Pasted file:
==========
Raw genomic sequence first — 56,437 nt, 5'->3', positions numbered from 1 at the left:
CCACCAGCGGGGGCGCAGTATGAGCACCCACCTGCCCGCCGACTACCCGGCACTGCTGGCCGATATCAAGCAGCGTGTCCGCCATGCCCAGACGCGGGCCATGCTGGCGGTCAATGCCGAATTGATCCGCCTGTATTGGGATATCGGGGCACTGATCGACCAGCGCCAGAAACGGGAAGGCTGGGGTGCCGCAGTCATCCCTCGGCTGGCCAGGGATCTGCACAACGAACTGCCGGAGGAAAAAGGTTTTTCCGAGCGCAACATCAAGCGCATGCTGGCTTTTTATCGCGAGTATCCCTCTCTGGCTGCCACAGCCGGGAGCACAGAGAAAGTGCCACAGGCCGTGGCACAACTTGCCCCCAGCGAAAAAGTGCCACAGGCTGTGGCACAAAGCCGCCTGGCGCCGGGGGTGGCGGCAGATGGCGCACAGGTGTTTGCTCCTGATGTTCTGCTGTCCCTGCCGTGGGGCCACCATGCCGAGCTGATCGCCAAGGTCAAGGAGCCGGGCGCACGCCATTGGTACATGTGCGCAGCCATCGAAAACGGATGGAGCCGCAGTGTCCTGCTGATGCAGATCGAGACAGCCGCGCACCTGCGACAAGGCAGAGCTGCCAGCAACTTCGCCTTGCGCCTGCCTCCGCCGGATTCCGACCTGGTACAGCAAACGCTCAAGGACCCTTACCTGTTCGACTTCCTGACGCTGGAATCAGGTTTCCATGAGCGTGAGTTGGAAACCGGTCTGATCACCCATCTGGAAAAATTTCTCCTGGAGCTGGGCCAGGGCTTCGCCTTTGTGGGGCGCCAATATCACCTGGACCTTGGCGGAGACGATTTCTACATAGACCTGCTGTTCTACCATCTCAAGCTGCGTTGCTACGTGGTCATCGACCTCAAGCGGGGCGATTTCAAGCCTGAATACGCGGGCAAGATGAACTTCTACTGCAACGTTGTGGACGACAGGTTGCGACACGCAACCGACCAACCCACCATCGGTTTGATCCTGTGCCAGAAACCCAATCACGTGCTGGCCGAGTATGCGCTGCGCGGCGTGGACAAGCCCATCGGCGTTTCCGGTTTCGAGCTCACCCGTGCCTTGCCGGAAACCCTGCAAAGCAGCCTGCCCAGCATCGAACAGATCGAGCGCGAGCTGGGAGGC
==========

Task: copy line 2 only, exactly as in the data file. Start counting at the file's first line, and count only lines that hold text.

CCACCAGCGGGGGCGCAGTATGAGCACCCACCTGCCCGCCGACTACCCGGCACTGCTGGCCGATATCAAGCAGCGTGTCCGCCATGCCCAGACGCGGGCCATGCTGGCGGTCAATGCCGAATTGATCCGCCTGTATTGGGATATCGGGGCACTGATCGACCAGCGCCAGAAACGGGAAGGCTGGGGTGCCGCAGTCATCCCTCGGCTGGCCAGGGATCTGCACAACGAACTGCCGGAGGAAAAAGGTTTTTCCGAGCGCAACATCAAGCGCATGCTGGCTTTTTATCGCGAGTATCCCTCTCTGGCTGCCACAGCCGGGAGCACAGAGAAAGTGCCACAGGCCGTGGCACAACTTGCCCCCAGCGAAAAAGTGCCACAGGCTGTGGCACAAAGCCGCCTGGCGCCGGGGGTGGCGGCAGATGGCGCACAGGTGTTTGCTCCTGATGTTCTGCTGTCCCTGCCGTGGGGCCACCATGCCGAGCTGATCGCCAAGGTCAAGGAGCCGGGCGCACGCCATTGGTACATGTGCGCAGCCATCGAAAACGGATGGAGCCGCAGTGTCCTGCTGATGCAGATCGAGACAGCCGCGCACCTGCGACAAGGCAGAGCTGCCAGCAACTTCGCCTTGCGCCTGCCTCCGCCGGATTCCGACCTGGTACAGCAAACGCTCAAGGACCCTTACCTGTTCGACTTCCTGACGCTGGAATCAGGTTTCCATGAGCGTGAGTTGGAAACCGGTCTGATCACCCATCTGGAAAAATTTCTCCTGGAGCTGGGCCAGGGCTTCGCCTTTGTGGGGCGCCAATATCACCTGGACCTTGGCGGAGACGATTTCTACATAGACCTGCTGTTCTACCATCTCAAGCTGCGTTGCTACGTGGTCATCGACCTCAAGCGGGGCGATTTCAAGCCTGAATACGCGGGCAAGATGAACTTCTACTGCAACGTTGTGGACGACAGGTTGCGACACGCAACCGACCAACCCACCATCGGTTTGATCCTGTGCCAGAAACCCAATCACGTGCTGGCCGAGTATGCGCTGCGCGGCGTGGACAAGCCCATCGGCGTTTCCGGTTTCGAGCTCACCCGTGCCTTGCCGGAAACCCTGCAAAGCAGCCTGCCCAGCATCGAACAGATCGAGCGCGAGCTGGGAGGC